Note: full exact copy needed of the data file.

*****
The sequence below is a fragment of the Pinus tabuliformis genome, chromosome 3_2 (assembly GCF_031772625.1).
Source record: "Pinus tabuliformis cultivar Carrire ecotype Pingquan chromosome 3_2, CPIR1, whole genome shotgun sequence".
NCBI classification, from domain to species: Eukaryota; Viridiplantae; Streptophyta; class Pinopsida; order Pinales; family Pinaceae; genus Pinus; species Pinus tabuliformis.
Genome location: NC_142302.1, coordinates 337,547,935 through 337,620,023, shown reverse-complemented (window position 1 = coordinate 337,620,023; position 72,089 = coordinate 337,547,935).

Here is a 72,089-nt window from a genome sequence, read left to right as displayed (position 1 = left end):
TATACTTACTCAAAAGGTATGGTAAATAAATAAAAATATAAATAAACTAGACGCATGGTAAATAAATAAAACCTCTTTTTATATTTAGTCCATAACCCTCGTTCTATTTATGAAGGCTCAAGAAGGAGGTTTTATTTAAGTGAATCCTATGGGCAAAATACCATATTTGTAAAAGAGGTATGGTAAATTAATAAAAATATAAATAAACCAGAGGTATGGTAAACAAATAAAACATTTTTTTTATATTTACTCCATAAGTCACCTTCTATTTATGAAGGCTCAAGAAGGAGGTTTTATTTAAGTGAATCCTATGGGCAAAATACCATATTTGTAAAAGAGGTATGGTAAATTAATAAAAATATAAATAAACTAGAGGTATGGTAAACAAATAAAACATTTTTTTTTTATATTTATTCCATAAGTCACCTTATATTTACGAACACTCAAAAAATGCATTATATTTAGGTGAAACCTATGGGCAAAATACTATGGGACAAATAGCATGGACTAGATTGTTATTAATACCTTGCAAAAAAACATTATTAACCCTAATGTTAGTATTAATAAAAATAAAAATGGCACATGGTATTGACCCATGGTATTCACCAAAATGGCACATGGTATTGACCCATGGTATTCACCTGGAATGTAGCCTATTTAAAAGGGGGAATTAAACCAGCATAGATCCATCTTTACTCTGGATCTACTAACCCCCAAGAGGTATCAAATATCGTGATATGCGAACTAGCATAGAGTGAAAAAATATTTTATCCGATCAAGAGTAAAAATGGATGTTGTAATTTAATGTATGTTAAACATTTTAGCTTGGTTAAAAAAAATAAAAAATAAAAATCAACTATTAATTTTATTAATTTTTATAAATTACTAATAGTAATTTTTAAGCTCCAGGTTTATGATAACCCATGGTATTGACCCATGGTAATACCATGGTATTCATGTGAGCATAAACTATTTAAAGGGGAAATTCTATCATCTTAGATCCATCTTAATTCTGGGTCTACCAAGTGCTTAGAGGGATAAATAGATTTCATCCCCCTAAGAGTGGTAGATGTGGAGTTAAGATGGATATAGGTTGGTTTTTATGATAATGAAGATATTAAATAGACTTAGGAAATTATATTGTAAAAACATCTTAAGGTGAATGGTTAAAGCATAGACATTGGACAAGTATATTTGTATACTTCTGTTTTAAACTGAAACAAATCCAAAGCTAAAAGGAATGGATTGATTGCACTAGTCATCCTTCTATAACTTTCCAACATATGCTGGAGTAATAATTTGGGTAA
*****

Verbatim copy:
The sequence below is a fragment of the Pinus tabuliformis genome, chromosome 3_2 (assembly GCF_031772625.1).
Source record: "Pinus tabuliformis cultivar Carrire ecotype Pingquan chromosome 3_2, CPIR1, whole genome shotgun sequence".
NCBI classification, from domain to species: Eukaryota; Viridiplantae; Streptophyta; class Pinopsida; order Pinales; family Pinaceae; genus Pinus; species Pinus tabuliformis.
Genome location: NC_142302.1, coordinates 337,547,935 through 337,620,023, shown reverse-complemented (window position 1 = coordinate 337,620,023; position 72,089 = coordinate 337,547,935).

Here is a 72,089-nt window from a genome sequence, read left to right as displayed (position 1 = left end):
TATACTTACTCAAAAGGTATGGTAAATAAATAAAAATATAAATAAACTAGACGCATGGTAAATAAATAAAACCTCTTTTTATATTTAGTCCATAACCCTCGTTCTATTTATGAAGGCTCAAGAAGGAGGTTTTATTTAAGTGAATCCTATGGGCAAAATACCATATTTGTAAAAGAGGTATGGTAAATTAATAAAAATATAAATAAACCAGAGGTATGGTAAACAAATAAAACATTTTTTTTATATTTACTCCATAAGTCACCTTCTATTTATGAAGGCTCAAGAAGGAGGTTTTATTTAAGTGAATCCTATGGGCAAAATACCATATTTGTAAAAGAGGTATGGTAAATTAATAAAAATATAAATAAACTAGAGGTATGGTAAACAAATAAAACATTTTTTTTTTATATTTATTCCATAAGTCACCTTATATTTACGAACACTCAAAAAATGCATTATATTTAGGTGAAACCTATGGGCAAAATACTATGGGACAAATAGCATGGACTAGATTGTTATTAATACCTTGCAAAAAAACATTATTAACCCTAATGTTAGTATTAATAAAAATAAAAATGGCACATGGTATTGACCCATGGTATTCACCAAAATGGCACATGGTATTGACCCATGGTATTCACCTGGAATGTAGCCTATTTAAAAGGGGGAATTAAACCAGCATAGATCCATCTTTACTCTGGATCTACTAACCCCCAAGAGGTATCAAATATCGTGATATGCGAACTAGCATAGAGTGAAAAAATATTTTATCCGATCAAGAGTAAAAATGGATGTTGTAATTTAATGTATGTTAAACATTTTAGCTTGGTTAAAAAAAATAAAAAATAAAAATCAACTATTAATTTTATTAATTTTTATAAATTACTAATAGTAATTTTTAAGCTCCAGGTTTATGATAACCCATGGTATTGACCCATGGTAATACCATGGTATTCATGTGAGCATAAACTATTTAAAGGGGAAATTCTATCATCTTAGATCCATCTTAATTCTGGGTCTACCAAGTGCTTAGAGGGATAAATAGATTTCATCCCCCTAAGAGTGGTAGATGTGGAGTTAAGATGGATATAGGTTGGTTTTTATGATAATGAAGATATTAAATAGACTTAGGAAATTATATTGTAAAAACATCTTAAGGTGAATGGTTAAAGCATAGACATTGGACAAGTATATTTGTATACTTCTGTTTTAAACTGAAACAAATCCAAAGCTAAAAGGAATGGATTGATTGCACTAGTCATCCTTCTATAACTTTCCAACATATGCTGGAGTAATAATTTGGGTAA